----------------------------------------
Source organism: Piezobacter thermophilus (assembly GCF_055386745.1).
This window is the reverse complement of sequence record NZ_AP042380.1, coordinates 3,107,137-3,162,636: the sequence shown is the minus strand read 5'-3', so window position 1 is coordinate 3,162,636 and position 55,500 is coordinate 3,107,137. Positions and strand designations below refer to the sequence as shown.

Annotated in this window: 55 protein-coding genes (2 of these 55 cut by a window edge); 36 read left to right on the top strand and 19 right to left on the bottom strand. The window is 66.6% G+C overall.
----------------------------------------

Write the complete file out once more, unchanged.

Source organism: Piezobacter thermophilus (assembly GCF_055386745.1).
This window is the reverse complement of sequence record NZ_AP042380.1, coordinates 3,107,137-3,162,636: the sequence shown is the minus strand read 5'-3', so window position 1 is coordinate 3,162,636 and position 55,500 is coordinate 3,107,137. Positions and strand designations below refer to the sequence as shown.

Annotated in this window: 55 protein-coding genes (2 of these 55 cut by a window edge); 36 read left to right on the top strand and 19 right to left on the bottom strand. The window is 66.6% G+C overall.